Mr. Musk Needs “Space”

By: Tim Maninger, News Writer

This week may provide some hope for those who would rather not live on this planet anymore. After some delays SpaceX’s Dragon cargo ship has successfully docked with the International Space Station (ISS), and seven potentially habitable planets have been discovered 40 light years away. These events both strengthen the privatized space industry and provide further motivation for continuing to push out from this lovely blue orb.

Companies like SpaceX are depending on this continued interest and motivation in space exploration because unlike NASA they are not funded by the government. Until recently the collaborations between public and private space organizations were limited to designing specific systems for use on NASA equipment. Now that these companies are becoming capable of their own launches, collaborations have grown to include a docking mission between SpaceX’s Dragon cargo ship and the ISS. SpaceX needed this boost to morale and stockholder confidence since they have been floundering in the wake of several crash landings of their Falcon 9 platform last year.

While the Dragon cargo ship’s mission was eventually successful, it was not without its share of delays. The initial launch was aborted last minute when a problem with the steering system was detected. After its successful launch the next day it took a few days to get into position to dock with the ISS, but was again forced to abort last minute when its GPS software encountered an error. It was finally able to dock the next day delivering its 5500 pounds of cargo of both supplies and experiments.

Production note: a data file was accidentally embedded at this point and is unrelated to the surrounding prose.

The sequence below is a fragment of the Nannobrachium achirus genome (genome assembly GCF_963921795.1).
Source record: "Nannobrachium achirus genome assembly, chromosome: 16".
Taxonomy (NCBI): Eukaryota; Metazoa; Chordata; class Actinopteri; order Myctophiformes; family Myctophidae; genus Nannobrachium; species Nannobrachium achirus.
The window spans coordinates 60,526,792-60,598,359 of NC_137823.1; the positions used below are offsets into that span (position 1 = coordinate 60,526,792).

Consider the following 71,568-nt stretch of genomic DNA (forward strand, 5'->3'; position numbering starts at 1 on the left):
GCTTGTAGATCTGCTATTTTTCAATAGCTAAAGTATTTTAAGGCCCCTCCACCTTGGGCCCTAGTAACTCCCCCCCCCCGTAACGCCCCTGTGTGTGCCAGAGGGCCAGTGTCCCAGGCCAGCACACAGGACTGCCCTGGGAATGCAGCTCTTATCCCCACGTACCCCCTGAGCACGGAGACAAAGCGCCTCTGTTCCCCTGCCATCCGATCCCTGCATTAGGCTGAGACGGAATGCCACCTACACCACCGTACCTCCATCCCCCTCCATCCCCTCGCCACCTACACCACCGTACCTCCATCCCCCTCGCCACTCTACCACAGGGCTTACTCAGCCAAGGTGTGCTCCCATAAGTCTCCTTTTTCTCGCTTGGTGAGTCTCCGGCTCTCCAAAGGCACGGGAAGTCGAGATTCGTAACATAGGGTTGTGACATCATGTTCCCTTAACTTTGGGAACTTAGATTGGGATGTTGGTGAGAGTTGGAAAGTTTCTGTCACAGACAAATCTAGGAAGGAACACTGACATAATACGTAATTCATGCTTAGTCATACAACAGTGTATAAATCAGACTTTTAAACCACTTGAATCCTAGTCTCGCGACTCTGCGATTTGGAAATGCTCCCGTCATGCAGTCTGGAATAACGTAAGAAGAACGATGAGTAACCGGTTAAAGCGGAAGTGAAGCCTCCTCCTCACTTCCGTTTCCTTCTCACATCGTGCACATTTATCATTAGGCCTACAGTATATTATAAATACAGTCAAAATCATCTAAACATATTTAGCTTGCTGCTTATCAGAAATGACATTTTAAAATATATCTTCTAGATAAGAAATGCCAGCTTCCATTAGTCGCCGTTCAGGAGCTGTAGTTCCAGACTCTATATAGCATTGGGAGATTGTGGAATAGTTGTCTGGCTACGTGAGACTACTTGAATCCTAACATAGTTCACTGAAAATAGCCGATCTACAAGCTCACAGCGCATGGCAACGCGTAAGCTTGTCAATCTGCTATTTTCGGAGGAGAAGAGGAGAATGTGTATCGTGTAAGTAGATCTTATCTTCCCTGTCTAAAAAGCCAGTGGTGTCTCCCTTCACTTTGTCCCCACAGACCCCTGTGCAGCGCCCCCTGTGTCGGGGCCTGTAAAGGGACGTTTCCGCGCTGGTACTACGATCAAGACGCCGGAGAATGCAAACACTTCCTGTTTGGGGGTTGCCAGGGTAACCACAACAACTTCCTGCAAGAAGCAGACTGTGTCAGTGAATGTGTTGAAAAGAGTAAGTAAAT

Also this week, astronomers have announced the discovery of seven planets orbiting in the habitable zone of a star forty light years away. They have named this system TRAPPIST-1 after one of the telescopes used to find it. The name TRAPPIST stands for TRAnsiting Planets and PlanetesImals Small Telescope. This telescope watches for planets passing in front of stars, slightly dimming the light they emit from our perspective. Based on the amount and frequency of the dimming, observers can estimate the size and orbit of the planet. The orbits of the planets in TRAPPIST-1 vary from 1.5 days to 20 days, for comparison Mercury orbits the sun in 88 days. As expected this means that the diameter of the TRAPPIST-1 system is smaller than that of Mercury’s orbit, but because the star they orbit is much smaller and colder than our own sun, its habitable zone is much closer. As of right now it is unknown whether the planets would actually be habitable or if the star emits too much UV radiation.

The future of space exploration seems to be in capable hands. Discoveries made in recent years and intentions on colonizing Mars have brought some of the excitement back to space exploration. Privatized space organizations like SpaceX, Blue Origin, and Virgin Galactic are working to revolutionize space travel. This new competition encourages ideas not only between the private companies, but NASA as well. This may be the new face of the space race, good old-fashioned competition between businesses.